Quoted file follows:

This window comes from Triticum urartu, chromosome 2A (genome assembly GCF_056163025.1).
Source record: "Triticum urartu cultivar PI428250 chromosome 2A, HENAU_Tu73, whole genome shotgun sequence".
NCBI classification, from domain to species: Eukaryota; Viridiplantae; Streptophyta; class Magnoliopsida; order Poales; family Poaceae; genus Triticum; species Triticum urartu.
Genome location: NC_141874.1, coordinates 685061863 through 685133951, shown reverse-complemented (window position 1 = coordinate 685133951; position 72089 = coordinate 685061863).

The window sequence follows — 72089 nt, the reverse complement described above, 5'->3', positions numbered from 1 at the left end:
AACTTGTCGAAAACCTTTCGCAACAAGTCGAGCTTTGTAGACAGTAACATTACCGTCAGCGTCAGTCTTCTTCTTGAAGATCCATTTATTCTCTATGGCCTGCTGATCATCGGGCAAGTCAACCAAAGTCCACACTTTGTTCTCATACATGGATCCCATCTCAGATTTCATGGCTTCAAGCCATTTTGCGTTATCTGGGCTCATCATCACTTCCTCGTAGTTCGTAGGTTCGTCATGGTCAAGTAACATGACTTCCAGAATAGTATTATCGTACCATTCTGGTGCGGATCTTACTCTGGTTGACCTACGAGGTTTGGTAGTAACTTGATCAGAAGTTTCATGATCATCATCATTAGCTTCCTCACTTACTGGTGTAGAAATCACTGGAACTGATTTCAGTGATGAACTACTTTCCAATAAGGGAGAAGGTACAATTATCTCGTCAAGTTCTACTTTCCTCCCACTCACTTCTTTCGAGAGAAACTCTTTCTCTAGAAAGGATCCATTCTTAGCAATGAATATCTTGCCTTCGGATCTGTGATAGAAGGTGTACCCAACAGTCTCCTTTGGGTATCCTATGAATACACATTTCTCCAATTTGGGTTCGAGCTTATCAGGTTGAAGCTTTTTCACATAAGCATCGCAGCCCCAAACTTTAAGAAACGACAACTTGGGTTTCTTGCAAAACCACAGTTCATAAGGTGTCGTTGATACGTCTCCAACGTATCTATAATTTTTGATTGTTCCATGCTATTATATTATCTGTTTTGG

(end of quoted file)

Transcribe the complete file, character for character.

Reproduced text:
This window comes from Triticum urartu, chromosome 2A (genome assembly GCF_056163025.1).
Source record: "Triticum urartu cultivar PI428250 chromosome 2A, HENAU_Tu73, whole genome shotgun sequence".
NCBI classification, from domain to species: Eukaryota; Viridiplantae; Streptophyta; class Magnoliopsida; order Poales; family Poaceae; genus Triticum; species Triticum urartu.
Genome location: NC_141874.1, coordinates 685061863 through 685133951, shown reverse-complemented (window position 1 = coordinate 685133951; position 72089 = coordinate 685061863).

The window sequence follows — 72089 nt, the reverse complement described above, 5'->3', positions numbered from 1 at the left end:
AACTTGTCGAAAACCTTTCGCAACAAGTCGAGCTTTGTAGACAGTAACATTACCGTCAGCGTCAGTCTTCTTCTTGAAGATCCATTTATTCTCTATGGCCTGCTGATCATCGGGCAAGTCAACCAAAGTCCACACTTTGTTCTCATACATGGATCCCATCTCAGATTTCATGGCTTCAAGCCATTTTGCGTTATCTGGGCTCATCATCACTTCCTCGTAGTTCGTAGGTTCGTCATGGTCAAGTAACATGACTTCCAGAATAGTATTATCGTACCATTCTGGTGCGGATCTTACTCTGGTTGACCTACGAGGTTTGGTAGTAACTTGATCAGAAGTTTCATGATCATCATCATTAGCTTCCTCACTTACTGGTGTAGAAATCACTGGAACTGATTTCAGTGATGAACTACTTTCCAATAAGGGAGAAGGTACAATTATCTCGTCAAGTTCTACTTTCCTCCCACTCACTTCTTTCGAGAGAAACTCTTTCTCTAGAAAGGATCCATTCTTAGCAATGAATATCTTGCCTTCGGATCTGTGATAGAAGGTGTACCCAACAGTCTCCTTTGGGTATCCTATGAATACACATTTCTCCAATTTGGGTTCGAGCTTATCAGGTTGAAGCTTTTTCACATAAGCATCGCAGCCCCAAACTTTAAGAAACGACAACTTGGGTTTCTTGCAAAACCACAGTTCATAAGGTGTCGTTGATACGTCTCCAACGTATCTATAATTTTTGATTGTTCCATGCTATTATATTATCTGTTTTGG